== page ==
Though CSX Corp.'s Water Street building is one of the sites, Diamond expects it to "drop out quickly."

"They're in the process of putting a new fa

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I find it interesting that the CSX building was included in the possible sites looked at. It is an ideal location and it is not exactly the nicest looking building in Jax. I haven't seen it since the fascade work was done though. I doubt the site is big enough or that CSX is willing to vacate. Still, at least the study seems to be "looking outside the box" to even include it.

A funding mechanism is in place to do the project without raising taxes. I hope Jax will go forward with this. If the existing center is expanded, I hope they build a hotel to open simultaneously with the expansion.

I can't wait for the study to come out.

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Get the city on track for business

The train has not left the station when it comes to Jacksonville's ability to be a prime convention destination.

A new convention center or an improved Prime Osborn could bolster the city's competitive position.

The 85-year-old converted train station housing the Prime F. Osborn III Convention Center lacks the size -- only 78,500 square feet of exhibition space -- and set-up that facilities in competing cities offer. The lack of proximal hotel facilities has also hurt the business.

Jacksonville cannot -- and at this point should not -- compete with Orlando, but we should beat out cities such as Birmingham, Ala.; Charlotte, N.C.; and Memphis, Tenn., because of our location. Unfortunately, Jacksonville has not synthesized its assets -- a good quality of life, pleasant climate, a river and a beach -- into convention magnetism.

A train is only as good as its engine, and if Jacksonville wants to get on track to enticing conventions, supplemental attractions won't pull the load by themselves. It's time to upgrade the engine -- the convention facilities.

In 1988, San Diego was in a similar predicament to Jacksonville. Before playing host to its first Super Bowl that year, convention officials began promoting the expansion of its facilities. After a contentious debate, they got what they wanted the following year -- a 254,000-square-foot exhibition space convention center by, among other things, leaning on descriptive key phrases such as "NFL city," "military presence" and "emerging downtown."

Now these hot phrases are at the forefront of the Jacksonville & the Beaches Convention and Visitors Bureau's campaign. But it will take more than catchy phrases to be successful.

At the heart of Jacksonville's problem is the discord among those in the business community and the city. While the decision to upgrade, expand or get out has stalled, the existing facilities have deteriorated, making it difficult to attract even small conventions. In order to move beyond hosting events such as family or military reunions, axes need to be buried and decisions need to be made.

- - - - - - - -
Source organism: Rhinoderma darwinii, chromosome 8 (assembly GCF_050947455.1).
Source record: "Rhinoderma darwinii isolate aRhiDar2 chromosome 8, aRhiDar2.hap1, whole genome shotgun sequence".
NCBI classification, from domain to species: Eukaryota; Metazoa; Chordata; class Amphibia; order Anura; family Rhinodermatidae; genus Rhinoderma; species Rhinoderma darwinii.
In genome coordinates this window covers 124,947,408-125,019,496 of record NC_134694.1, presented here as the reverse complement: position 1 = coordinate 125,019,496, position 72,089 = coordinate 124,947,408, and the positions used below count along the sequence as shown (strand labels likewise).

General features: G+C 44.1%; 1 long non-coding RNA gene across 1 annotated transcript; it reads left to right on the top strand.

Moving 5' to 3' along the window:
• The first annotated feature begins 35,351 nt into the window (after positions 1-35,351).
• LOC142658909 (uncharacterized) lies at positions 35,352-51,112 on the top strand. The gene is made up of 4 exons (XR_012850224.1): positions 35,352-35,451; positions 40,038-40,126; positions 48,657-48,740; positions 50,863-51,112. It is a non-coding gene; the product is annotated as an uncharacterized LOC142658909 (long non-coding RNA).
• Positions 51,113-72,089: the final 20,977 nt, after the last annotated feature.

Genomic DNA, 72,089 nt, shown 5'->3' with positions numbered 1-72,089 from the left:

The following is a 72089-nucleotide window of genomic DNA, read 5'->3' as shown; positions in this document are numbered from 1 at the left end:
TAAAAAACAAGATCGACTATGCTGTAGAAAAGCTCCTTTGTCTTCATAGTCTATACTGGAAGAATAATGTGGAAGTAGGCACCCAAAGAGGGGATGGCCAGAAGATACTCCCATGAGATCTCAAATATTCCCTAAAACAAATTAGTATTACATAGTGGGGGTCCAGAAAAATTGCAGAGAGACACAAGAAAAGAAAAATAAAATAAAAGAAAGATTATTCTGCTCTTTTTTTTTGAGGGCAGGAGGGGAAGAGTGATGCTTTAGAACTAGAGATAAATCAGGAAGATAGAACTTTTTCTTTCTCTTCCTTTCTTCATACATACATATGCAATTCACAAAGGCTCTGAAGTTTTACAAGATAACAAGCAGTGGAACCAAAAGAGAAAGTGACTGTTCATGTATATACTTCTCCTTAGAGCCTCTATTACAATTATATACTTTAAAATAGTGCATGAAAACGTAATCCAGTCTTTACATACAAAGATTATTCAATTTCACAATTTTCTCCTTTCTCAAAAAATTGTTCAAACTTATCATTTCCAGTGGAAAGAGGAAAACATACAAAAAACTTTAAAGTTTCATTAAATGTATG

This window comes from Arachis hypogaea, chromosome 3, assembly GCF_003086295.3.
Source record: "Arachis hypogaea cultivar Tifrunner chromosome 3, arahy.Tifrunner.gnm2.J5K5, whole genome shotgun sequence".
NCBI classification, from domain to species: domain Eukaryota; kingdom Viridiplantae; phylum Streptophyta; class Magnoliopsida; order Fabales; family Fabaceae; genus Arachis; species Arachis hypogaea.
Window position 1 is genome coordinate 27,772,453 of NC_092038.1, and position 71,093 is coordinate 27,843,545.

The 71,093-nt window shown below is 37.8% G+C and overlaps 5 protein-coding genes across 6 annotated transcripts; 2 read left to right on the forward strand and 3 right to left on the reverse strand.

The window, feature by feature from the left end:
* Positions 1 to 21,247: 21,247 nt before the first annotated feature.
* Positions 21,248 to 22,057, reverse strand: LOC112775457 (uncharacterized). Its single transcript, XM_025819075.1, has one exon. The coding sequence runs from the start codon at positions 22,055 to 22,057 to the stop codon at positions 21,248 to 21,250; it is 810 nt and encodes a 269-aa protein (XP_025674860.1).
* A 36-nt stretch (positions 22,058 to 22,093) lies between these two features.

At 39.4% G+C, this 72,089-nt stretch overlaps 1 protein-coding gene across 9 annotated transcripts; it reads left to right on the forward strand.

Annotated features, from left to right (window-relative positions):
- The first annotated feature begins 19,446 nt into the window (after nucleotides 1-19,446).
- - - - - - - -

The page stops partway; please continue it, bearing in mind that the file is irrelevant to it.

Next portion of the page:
A success story such as San Diego's can be repeated. We cannot choose between the renovation or replacement of the city's convention facilities at this point, but we are adamant that the community unites behind whatever decision is made and leave petty squabbles at home.

In order to build this train's momentum, we need everyone on board.

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An excellent editorial, which I agree with completely. The next Chamber sponsored visit is to San Diego. I don't know when, but it should be an impetus for moving forward with a new center. Their center is waterfront BTW.

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I liked all the references to trains in that editorial, lol. At first, I though the article was about converting the center back into a transit hub. But alas, it wasn't...

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Ratcliffe leaving CVB for New Orleans

Kitty Ratcliffe, the president of Jacksonville & the Beaches Convention and Visitors Bureau, has resigned to take a job with the New Orleans Metropolitan Convention & Visitors Bureau.

Ratcliffe's resignation is effective Oct. 29. She will take a position as executive vice president at the New Orleans CVB with responsibility for the sale and marketing of meetings and conventions.

The CVB will establish a search committee to look for Ratcliffe's replacement. CVB Chairwoman Margo Dundon said she was saddened to see Ratcliffe leave.

"Kitty has done so much for the hospitality industry in Jacksonville," said Dundon. "It will be difficult to find someone of her caliber. She has set programs in place to carry the industry and community well into the future including taking marketing advantage of the upcoming Super Bowl and creation of training programs for the hospitality industry."

Ratcliffe, who was not immediately available for comment, joined the CVB in July 1997. She has been an advocate for a new convention center for Jacksonville.

This is a setback for the effort to have a convention center plan in place before the Super Bowl. She was a prime mover behind getting a new center built or expanding the existing one. BTW, the study on what would be the best, a new or expanded center, was due out last month. I assumed they postponed release until all the Hurricane news had passed. Hopefully, it will be relaesed soon.

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The Business Journal says the convention center was completed last week, but that the anonymous business leaders that paid for it will not see it until 'this week'. Not much else was stated except that three of the eight sites were ranked close together.